Tuesday, 20 October 2015

Our Charter for Excellence - just the beginning...

Term 1 is all but complete.  The final vestiges of another "lovely" Harvest festival are being swept away by a (no doubt wonderful) Hallowe'en disco, and we all look forward tomorrow to the final attendance figures for the term, before we bid each other a fond but brief farewell for our October break.  My jobs list for the break (don't tell the wife) now extends to a second page, but I am actually looking back on a first term with not a little pride and satisfaction, and one of those autumnal glows (which may mean we have left the fire on).  That jobs list fills me not with trepidation, and it will not linger in the corner all week - I'm actually looking forward to it.  Most if it, anyway.

So what have we achieved?  How far have we got?  What have we actually done? In order to reflect on the term in its entirety, let's go right back to day one: the combined staff of the school & children's centre met and discussed what we felt truly constituted excellence.  How would we know it was present?  What characteristics / traits / symptoms are there in an organisation if excellence is present and widespread? Our first attempt was as follows:

We believe that, in order to demonstrate excellence in all we do, the following values, characteristics and attributes should be present.

Pride in all we do


Positive relationships

Shared goals

Care, and a sense of belonging

Willingness to grow

Time for reflection

Environments that encourage, nurture and support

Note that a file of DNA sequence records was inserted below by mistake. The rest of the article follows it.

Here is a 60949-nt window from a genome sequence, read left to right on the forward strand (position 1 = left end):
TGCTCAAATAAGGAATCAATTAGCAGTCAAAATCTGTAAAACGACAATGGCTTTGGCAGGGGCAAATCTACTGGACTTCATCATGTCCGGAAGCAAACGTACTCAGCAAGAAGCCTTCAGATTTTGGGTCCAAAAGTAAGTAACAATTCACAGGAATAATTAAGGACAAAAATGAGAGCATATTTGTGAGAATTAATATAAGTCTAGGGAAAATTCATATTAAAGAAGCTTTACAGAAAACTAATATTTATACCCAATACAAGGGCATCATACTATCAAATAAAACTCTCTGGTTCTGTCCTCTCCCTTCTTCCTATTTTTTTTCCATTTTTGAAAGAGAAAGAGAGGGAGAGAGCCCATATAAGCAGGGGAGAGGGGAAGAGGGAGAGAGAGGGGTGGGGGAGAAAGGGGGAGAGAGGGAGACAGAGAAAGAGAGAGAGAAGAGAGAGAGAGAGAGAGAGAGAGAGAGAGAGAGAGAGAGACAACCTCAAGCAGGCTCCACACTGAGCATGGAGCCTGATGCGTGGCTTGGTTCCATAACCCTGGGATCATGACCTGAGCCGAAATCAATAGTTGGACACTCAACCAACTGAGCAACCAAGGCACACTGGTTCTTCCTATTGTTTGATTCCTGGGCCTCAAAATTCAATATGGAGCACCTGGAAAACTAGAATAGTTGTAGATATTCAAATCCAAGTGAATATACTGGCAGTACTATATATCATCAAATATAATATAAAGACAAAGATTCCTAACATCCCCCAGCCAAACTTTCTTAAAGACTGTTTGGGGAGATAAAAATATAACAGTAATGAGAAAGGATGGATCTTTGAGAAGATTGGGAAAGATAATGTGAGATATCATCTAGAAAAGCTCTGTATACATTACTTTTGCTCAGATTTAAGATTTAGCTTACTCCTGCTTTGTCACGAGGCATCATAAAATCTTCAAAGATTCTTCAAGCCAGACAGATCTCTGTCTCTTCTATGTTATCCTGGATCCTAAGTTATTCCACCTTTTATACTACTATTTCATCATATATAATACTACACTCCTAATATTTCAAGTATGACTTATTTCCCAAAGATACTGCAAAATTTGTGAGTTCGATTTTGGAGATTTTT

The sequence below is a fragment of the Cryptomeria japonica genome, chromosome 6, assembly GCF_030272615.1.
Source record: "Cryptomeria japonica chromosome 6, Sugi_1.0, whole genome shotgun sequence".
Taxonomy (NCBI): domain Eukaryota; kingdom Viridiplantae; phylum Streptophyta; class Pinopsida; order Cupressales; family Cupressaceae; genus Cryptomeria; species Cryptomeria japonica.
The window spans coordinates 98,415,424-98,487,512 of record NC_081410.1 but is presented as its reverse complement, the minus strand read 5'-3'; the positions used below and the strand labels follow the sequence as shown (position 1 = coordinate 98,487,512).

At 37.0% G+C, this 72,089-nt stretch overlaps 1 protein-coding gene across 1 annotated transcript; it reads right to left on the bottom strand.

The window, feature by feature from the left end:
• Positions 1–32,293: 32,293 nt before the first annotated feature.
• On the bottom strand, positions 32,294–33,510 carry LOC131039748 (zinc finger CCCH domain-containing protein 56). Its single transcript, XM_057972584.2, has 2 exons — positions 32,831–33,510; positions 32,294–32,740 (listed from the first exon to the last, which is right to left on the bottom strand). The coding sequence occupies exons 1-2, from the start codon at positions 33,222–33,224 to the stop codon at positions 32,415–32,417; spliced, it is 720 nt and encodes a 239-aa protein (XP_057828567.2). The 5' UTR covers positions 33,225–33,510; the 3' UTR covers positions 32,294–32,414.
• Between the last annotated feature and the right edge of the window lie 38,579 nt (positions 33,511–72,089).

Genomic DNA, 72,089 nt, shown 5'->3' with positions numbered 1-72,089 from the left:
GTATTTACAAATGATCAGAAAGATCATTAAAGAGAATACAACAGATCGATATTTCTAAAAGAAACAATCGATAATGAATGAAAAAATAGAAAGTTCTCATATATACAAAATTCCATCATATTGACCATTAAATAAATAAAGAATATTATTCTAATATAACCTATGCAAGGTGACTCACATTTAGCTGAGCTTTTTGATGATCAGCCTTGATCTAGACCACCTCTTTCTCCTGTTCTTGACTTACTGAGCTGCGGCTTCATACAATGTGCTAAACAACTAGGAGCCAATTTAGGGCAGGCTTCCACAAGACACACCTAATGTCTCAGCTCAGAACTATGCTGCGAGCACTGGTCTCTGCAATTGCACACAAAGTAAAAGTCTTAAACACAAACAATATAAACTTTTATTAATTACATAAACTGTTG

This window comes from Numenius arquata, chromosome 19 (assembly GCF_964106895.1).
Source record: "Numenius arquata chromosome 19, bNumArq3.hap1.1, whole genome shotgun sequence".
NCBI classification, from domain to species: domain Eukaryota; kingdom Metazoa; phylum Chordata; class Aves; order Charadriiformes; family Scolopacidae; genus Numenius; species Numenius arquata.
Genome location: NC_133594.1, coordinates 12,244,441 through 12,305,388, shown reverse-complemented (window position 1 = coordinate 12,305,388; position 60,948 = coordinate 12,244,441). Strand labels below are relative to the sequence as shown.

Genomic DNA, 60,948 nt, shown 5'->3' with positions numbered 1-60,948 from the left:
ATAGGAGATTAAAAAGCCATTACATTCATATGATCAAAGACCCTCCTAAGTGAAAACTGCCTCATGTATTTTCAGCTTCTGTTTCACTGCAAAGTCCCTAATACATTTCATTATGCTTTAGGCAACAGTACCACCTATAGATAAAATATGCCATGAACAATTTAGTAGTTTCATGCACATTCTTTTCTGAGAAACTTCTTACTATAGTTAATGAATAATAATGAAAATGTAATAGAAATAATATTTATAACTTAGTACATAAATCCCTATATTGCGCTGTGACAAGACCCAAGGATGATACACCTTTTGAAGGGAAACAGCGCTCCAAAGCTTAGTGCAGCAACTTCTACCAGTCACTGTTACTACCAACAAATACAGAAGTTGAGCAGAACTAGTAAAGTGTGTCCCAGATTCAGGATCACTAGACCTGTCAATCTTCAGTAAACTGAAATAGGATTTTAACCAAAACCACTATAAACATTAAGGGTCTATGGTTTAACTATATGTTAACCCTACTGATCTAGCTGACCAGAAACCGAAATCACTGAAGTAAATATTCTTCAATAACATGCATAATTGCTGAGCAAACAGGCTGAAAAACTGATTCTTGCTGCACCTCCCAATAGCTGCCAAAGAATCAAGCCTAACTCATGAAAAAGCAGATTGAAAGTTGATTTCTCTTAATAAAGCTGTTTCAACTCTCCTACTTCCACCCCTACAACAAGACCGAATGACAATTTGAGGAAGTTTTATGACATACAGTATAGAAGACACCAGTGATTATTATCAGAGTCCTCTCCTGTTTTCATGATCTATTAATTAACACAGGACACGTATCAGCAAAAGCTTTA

Celebrating differences

This was our basis, our starting point.  We never thought for a second we would get it right first time, and we have not; already there are changes I want to make.  However, it's not a bad start by any stretch of the imagination, is it.  Is it?  Well, the proof of the pudding and all that....

Using the Charter for Excellence, what kind of term 1 have we actually had?


It gets a bit of a bad press does pride.  All that 7 deadly sins stuff has really done nothing for its long term image.  However, when it comes to school work, in particular to our English and Maths books, pride is not misplaced, and certainly not fatal.  Far from it.  The pride our children take in their books is in fact extremely well placed, and does our children and our school an enormous service.  As one visitor told us (more of this later) "Your books are an absolute credit to you".  Thank you.  We know.

They are a credit because we put an enormous amount of importance and prominence on them.  Children take enormous pride in presenting their books at my desk, and rightly so.  Do they always get the sticker they crave?  No.  If it's not good enough, if it doesn't conform to our own ridiculously high standards, I tell them.  Do they get sad?  Disillusioned?  No.  They go off and work harder, then come back for more.  That is true pride - what can be wrong with that? 


Loads of examples of this.  However, the one I am going to select will probably surprise a few people.  There are several examples of how well our team pulls together to achieve great things - our lunchtime gang (see below) are a good example of this.